Regional Reviews: Albuquerque/Santa Fe
Beehive: The 60's Musical
Also see Rob's review of Frankie and Johnny in the Clair de Lune
The list of 40-plus songs in Beehive: The 60's Musical vary in style from "The Name Game" by Shirley Ellis to "Chain of Fools," written by Don Covay and made famous by Aretha Franklin. No group of six singers can command all of these styles, one after another, with just a few weeks rehearsal, but the cast put together by co-directors Shiela Freed and Michael Montroy do a credible job. On many of the songsboth the sweet early '60s and the belting late '60sthe singers are surprisingly strong.
The cast falls into two groups, one that centers on sweet (Evelyn Coffing and Clara Lambert) and one that centered on brassy (Raelynn Currence, Keesha Hamilton, and Karen Byers). One cast member (Andrea Haskett) plays a range of victim and depressed roles, often in the background with a glowering presence. Not sure how that is supposed to fit in, but it comes across as Debbie Downer, out of place in this otherwise exuberant production.
Beehive is essentially a showcase of female songs from the 1960s that reveal the drastic social changes from the dawn of the decade to the end of the ten-year stretch, when we see the beginning of the women's movement and the height of the anti-war and hippie movements. The story rightly identifies the assignation of JFK as the jolt that sends the decade into a wild tailspin.
For me, the 1960s spans my life from 10 to 20 years old, so I remember each of these songs as they came out. During this decade, whole worlds of music popped up out of nowhere, from the early girl groups, through early Motown, early soul and the beginnings of classic rock.
The musical manages a small nod toward emotional development and a romantic story. We get a look at the odd dreaminess of teenage romance through the lyrics of the early '60s songstrue love can be determined by a kiss. We get the budding women's movement via Leslie's Gore's "You Don't Own Me," and the tragedy of a boyfriend lost during the Vietnam War Tet Offensive.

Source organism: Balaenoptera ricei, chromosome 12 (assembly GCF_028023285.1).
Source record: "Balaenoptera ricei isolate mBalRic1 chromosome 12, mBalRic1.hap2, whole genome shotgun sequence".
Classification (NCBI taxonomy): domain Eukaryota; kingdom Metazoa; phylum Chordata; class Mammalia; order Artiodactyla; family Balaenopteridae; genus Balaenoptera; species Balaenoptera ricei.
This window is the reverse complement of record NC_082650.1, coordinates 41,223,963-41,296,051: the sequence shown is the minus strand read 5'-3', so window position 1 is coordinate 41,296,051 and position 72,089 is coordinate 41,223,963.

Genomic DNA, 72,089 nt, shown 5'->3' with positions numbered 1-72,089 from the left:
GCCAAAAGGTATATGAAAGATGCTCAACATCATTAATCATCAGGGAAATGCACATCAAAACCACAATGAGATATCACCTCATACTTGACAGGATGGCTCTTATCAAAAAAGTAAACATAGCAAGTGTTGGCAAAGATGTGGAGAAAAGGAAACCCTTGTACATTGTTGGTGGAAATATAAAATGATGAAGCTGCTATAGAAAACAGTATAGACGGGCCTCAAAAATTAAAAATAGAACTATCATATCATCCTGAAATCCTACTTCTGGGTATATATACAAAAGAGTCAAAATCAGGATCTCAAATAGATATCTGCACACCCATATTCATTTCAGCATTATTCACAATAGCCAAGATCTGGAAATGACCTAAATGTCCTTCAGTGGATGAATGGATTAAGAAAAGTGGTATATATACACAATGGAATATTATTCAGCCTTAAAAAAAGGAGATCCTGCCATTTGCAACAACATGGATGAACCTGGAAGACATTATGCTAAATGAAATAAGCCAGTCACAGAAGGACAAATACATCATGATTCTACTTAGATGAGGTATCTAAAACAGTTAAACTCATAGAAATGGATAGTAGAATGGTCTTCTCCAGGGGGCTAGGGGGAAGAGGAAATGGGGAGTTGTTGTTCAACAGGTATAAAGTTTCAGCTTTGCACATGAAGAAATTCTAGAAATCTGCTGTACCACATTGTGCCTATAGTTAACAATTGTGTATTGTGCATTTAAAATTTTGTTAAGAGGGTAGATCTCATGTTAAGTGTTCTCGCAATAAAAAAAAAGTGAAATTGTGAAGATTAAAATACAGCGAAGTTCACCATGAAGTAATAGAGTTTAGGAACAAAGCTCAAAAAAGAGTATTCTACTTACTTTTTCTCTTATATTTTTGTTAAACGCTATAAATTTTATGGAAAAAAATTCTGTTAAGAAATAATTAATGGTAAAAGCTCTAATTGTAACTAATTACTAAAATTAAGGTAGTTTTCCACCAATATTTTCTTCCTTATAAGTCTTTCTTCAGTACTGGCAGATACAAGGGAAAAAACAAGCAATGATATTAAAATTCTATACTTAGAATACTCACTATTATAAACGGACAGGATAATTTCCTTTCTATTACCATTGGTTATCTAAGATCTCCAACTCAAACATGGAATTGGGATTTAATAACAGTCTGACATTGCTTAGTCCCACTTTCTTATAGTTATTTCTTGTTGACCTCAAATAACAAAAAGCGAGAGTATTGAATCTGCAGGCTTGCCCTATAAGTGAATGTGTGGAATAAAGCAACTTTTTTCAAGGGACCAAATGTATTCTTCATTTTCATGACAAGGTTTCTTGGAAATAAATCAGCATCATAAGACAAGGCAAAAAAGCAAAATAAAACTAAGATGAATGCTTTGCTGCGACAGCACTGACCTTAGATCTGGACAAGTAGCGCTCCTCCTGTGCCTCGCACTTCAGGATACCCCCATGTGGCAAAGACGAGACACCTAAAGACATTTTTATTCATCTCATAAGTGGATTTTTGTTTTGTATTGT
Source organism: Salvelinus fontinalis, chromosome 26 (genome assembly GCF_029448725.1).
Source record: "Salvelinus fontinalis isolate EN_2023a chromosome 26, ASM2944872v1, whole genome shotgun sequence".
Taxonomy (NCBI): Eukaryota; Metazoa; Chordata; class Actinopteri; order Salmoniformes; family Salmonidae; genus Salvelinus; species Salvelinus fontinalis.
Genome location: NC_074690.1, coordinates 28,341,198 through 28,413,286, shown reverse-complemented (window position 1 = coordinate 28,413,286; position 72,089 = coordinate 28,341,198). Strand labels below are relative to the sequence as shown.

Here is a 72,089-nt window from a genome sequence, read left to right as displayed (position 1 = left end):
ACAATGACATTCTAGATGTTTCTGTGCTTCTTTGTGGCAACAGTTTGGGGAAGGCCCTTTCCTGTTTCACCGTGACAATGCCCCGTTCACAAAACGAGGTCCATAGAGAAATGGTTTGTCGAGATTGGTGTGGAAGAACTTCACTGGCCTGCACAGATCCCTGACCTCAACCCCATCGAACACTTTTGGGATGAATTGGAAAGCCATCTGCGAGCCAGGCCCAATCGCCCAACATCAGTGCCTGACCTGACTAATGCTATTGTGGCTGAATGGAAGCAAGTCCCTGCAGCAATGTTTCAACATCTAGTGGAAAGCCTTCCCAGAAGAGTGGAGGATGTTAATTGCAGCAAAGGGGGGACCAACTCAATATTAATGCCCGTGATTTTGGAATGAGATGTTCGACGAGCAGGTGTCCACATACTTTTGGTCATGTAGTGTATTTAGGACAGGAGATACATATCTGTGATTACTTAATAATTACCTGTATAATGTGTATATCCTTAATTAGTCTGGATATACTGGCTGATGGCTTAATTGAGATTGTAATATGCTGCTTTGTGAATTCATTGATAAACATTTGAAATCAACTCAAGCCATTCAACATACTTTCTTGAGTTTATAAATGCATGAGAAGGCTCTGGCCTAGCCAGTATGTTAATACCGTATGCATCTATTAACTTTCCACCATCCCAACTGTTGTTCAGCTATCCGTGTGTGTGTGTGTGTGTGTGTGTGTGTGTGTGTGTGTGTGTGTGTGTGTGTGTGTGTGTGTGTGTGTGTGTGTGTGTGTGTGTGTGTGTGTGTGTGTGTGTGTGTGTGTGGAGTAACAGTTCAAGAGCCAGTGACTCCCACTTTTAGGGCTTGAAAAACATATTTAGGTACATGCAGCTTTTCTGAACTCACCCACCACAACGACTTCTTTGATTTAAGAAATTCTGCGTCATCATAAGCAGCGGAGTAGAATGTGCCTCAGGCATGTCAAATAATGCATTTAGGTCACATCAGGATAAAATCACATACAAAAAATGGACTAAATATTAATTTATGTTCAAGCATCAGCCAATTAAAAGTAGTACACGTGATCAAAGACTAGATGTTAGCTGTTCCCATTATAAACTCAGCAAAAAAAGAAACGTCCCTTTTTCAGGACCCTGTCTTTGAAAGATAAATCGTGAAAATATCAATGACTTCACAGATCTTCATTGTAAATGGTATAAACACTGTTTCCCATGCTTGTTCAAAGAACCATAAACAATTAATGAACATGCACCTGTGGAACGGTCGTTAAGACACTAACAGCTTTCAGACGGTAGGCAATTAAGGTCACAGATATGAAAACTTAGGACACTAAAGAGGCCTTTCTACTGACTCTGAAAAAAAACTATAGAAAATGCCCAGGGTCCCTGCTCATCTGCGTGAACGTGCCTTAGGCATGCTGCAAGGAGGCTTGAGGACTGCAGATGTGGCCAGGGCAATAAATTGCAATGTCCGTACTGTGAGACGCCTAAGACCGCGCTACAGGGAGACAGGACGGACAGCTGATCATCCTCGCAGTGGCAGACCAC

Yet the joyful music wins the day. During one sequence that moves through a litany of 1960s dances, cast members grab audience members and drag them out to dance. During this particular performance, I was one, and no, I don't remember how to do the mashed potatoes. It was quite the blast.
The band that drives Beehive includes Kathy Morris on drums, Gwen-Marie Lerch on guitar (and technical advisor), and Ben Jacobsen on electric piano. The musicians had to learn 40-some songs in a wide variety of styles, and they do a nice job, through te guitar is a tad subtle in the mix. When Lerch does break through, it is wonderful to hear. The center of the band's sound is Jacobsen's piano. He does a terrific job moving from style to style, often while receiving playful flirts from the cast. Amazingly, this is his first professional gig.
Overall, Beehive is a fun night of music. Freed and Montroy did a commendable job putting together such a wide-ranging review in just a few short weeks. The costumes by Angie's Costumes, Freed, and the cast members are interesting, going with loud 2009 mod-style bold and colorful dress patterns to replicate the mid-1960s. It works. Music direction comes from Coffin and Elizabeth Goldfarb, with music design by Montroy. Lighting design is by Dagmar Garza, and an arm of volunteers worked on the set.
I love this music, so it's not surprising I found this program a ton of fun.
Beehive: The 60's Musical, through July 15, 2018, at Desert Rose Playhouse, 6921 Montgomery Blvd NE, Albuquerque NM. Performances are on Fridays and Saturdays at 7:30 pm and Sundays at 2:00. Tickets are $18 for general admission and $15 for students, seniors, and ATC members. For reservations, visit desertroseplayhouse.net.